Derriere on a G string ☆☆☆☆☆
Lillian Baylis Studio, London
There are over twenty separate scenes in Derriere on a G String, packed into just one hour fifteen minutes running time. Its intense, its scatological, its childish, and it’s absolutely bloody brilliant.
The show takes some of the most popular classical music passages and sets a comic scene to them. Each scene makes a connection to the music that can only be the product of choreographer Alfred Taylor-Gaunt’s fevered imagination – they are really bizarre but always funny.
Highlights include tender moments such as the Pas de Deux Buttcracker (set to The Nutcracker) when two hairy-arsed builders fall in love over a mug of tea and a very long spirit level, or Duck Pond (set to Swan Lake of course) where an hilariously overstuffed swan gets amorous with an innocent passer-by there to feed the ducks.
For those uninitiated in the mysteries of contemporary ballet, a crucial accessory for the professional dancer is the thong back dance belt (not to be mistaken for your common or garden disco bunny jockstrap). They can be padded at the front to give a generous but completely smooth profile. Minimal architecture at the back ensure no tell-tale panty line in those revealing white tights.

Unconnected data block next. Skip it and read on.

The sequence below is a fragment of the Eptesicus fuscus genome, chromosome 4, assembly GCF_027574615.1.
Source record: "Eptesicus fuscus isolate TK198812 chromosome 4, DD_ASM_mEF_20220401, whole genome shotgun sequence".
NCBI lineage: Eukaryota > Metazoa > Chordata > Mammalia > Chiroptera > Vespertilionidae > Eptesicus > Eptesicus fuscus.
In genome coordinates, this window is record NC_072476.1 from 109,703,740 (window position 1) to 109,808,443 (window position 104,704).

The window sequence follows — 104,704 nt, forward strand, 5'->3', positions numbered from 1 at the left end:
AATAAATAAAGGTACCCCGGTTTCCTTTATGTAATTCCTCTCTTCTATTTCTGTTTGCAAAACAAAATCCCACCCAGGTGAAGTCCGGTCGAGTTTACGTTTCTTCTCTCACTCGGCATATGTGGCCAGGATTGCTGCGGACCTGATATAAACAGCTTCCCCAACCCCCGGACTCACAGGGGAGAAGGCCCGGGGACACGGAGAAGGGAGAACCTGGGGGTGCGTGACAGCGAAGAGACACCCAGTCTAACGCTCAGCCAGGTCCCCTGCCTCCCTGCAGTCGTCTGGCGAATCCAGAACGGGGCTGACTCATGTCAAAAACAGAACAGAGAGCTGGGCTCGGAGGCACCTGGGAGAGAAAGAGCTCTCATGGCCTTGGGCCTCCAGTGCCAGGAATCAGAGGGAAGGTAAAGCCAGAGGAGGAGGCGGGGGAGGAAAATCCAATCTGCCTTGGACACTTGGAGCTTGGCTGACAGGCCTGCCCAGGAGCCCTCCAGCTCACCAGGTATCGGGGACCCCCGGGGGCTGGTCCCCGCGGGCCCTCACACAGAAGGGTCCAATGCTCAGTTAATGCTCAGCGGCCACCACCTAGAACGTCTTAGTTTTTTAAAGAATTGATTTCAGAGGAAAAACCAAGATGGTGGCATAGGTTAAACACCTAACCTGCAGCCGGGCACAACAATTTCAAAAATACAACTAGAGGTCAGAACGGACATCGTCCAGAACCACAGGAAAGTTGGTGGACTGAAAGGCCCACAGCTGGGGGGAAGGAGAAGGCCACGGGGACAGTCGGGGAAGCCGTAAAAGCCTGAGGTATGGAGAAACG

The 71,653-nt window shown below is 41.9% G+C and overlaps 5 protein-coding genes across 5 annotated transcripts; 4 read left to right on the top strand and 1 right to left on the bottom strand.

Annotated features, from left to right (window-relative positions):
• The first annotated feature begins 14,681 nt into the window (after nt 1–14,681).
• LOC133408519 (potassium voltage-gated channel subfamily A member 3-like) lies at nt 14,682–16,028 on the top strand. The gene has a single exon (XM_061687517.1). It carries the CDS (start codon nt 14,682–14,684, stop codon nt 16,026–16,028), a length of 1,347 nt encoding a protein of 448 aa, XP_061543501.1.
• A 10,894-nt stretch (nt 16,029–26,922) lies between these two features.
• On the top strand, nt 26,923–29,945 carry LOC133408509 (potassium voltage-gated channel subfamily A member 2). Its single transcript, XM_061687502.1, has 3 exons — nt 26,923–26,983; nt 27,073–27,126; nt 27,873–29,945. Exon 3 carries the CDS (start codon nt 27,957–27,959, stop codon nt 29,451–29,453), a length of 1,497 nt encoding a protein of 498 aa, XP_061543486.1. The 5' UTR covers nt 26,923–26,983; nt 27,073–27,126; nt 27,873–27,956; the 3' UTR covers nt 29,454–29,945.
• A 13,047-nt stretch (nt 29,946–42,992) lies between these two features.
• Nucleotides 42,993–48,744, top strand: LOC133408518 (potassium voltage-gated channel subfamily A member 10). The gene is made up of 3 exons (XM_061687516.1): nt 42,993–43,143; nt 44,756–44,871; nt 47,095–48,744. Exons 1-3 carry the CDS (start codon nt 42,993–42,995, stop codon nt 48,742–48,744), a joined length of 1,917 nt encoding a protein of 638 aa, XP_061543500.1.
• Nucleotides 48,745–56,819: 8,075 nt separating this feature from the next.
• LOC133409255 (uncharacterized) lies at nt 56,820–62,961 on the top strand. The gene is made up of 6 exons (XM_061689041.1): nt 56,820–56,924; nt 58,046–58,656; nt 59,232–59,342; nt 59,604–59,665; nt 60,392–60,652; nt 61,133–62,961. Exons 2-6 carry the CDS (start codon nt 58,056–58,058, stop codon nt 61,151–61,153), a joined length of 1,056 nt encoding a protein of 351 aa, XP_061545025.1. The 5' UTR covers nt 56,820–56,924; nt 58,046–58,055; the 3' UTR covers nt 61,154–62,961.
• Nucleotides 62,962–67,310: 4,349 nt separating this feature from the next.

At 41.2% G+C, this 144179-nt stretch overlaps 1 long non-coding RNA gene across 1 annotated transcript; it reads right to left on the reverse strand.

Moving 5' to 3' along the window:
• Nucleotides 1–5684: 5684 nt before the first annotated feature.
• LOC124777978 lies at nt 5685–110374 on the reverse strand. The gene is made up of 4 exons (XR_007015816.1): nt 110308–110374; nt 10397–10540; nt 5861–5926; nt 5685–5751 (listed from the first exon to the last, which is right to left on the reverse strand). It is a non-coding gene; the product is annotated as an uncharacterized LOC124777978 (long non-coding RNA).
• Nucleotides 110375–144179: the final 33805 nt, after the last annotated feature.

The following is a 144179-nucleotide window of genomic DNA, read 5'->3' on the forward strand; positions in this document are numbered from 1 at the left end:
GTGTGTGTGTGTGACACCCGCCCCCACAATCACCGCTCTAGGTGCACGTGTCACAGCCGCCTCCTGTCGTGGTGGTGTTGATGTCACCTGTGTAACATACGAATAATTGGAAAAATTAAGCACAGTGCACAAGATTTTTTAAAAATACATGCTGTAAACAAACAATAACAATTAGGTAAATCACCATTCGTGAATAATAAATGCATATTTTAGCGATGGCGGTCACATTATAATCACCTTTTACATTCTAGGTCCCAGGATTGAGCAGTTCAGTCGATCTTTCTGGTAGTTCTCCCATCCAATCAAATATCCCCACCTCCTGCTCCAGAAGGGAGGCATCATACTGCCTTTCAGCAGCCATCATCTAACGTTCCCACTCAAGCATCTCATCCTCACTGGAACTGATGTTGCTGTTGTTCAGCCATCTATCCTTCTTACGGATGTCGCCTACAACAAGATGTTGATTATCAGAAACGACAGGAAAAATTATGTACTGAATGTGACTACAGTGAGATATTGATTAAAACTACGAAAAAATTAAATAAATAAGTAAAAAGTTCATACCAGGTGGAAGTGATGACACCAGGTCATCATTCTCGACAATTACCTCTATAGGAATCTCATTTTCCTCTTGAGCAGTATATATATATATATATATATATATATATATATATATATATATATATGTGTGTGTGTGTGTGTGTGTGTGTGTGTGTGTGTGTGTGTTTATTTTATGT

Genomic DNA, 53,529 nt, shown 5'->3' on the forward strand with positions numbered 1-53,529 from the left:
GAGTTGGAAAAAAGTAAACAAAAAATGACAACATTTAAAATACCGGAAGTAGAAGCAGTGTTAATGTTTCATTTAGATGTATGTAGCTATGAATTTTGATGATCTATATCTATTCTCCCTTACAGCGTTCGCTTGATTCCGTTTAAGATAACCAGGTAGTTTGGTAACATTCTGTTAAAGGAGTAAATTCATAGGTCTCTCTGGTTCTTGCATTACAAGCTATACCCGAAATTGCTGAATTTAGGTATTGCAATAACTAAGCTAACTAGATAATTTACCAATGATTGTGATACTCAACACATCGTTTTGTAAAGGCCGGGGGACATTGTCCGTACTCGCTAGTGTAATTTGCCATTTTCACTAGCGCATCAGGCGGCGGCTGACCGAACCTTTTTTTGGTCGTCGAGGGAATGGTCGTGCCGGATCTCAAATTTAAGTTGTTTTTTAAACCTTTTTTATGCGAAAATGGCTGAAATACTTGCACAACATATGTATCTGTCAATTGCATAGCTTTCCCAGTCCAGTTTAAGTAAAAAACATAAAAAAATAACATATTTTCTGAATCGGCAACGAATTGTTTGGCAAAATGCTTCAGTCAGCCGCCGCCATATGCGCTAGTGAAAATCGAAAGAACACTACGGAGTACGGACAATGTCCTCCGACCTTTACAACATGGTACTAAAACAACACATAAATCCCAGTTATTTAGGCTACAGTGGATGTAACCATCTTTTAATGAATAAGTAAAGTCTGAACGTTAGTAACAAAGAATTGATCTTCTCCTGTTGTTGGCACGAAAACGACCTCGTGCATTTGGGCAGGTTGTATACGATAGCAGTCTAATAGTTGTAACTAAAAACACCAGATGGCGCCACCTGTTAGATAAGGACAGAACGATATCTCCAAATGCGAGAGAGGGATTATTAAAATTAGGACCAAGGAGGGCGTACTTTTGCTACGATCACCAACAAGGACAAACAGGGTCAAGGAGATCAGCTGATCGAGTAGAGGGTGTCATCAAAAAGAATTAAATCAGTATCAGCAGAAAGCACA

Derriere on a G Sting has the whole cast repeatedly stripping down to this dance underwear starting with the opening number The Great Exhibition (Strauss’s Radetzky March) where the cast all go swimming, sometimes with or without the aid of a bucket of water.
There are other moments which hit the stratospheric heights of nuttydom with the cast at full tilt. For example, Morning Wood is a dream sequence of a young man who wakes up with a pesky hard-on. (All set to – yes you’ve guessed it ‘Morning Mood’ from Peer Gynt). It quickly descends to a whirling orgy where couples and threesomes all interchange in with thrusting abandon.
I’ll come for one (In the Hall of the Mountain King) is another ensemble piece which starts lampooning the niceties of polite dinner party circuit and ends in a bacchanalian fuckfest of epic proportions leaving you agog and thinking “That escalated quickly…!” As always it’s the details that stay with you – the truly hilarious knowing devilish look on comic superstar Sammy Moore’s hyper expressive face when he clinches it with a girl and then a boy then both; or the bit of toilet roll stubbornly stuck to the shoe of dance heavyweight Jonathan Mewett during Flight of the Boarding Pass (Flight of the Bumblebee by Rimsky-Korsakov)
The everyday observational humour in these scenarios is underpinned by a strong technical ability in ballet and contemporary dance. It also includes clowning, mime and there are strong elements of the sketch shows of Morecambe and Wise, Victoria Wood and Monty Python (and even Dick and Dom in da Bungalow!). It also has some of the depth of meaning and social commentary achieved through the narrative that dance theatre brings, seen previously in work by practitioners such as DV8 or the Cholmondeleys and Featherstonehaughs.
The piece worked best when the dance was seamlessly integrated into the sketch and really took off when the whole ensemble pirouetted, pliėd and generally swished in unison around the stage. Eye popping talent matched with eye popping eye candy – this show was VERY Queerguru….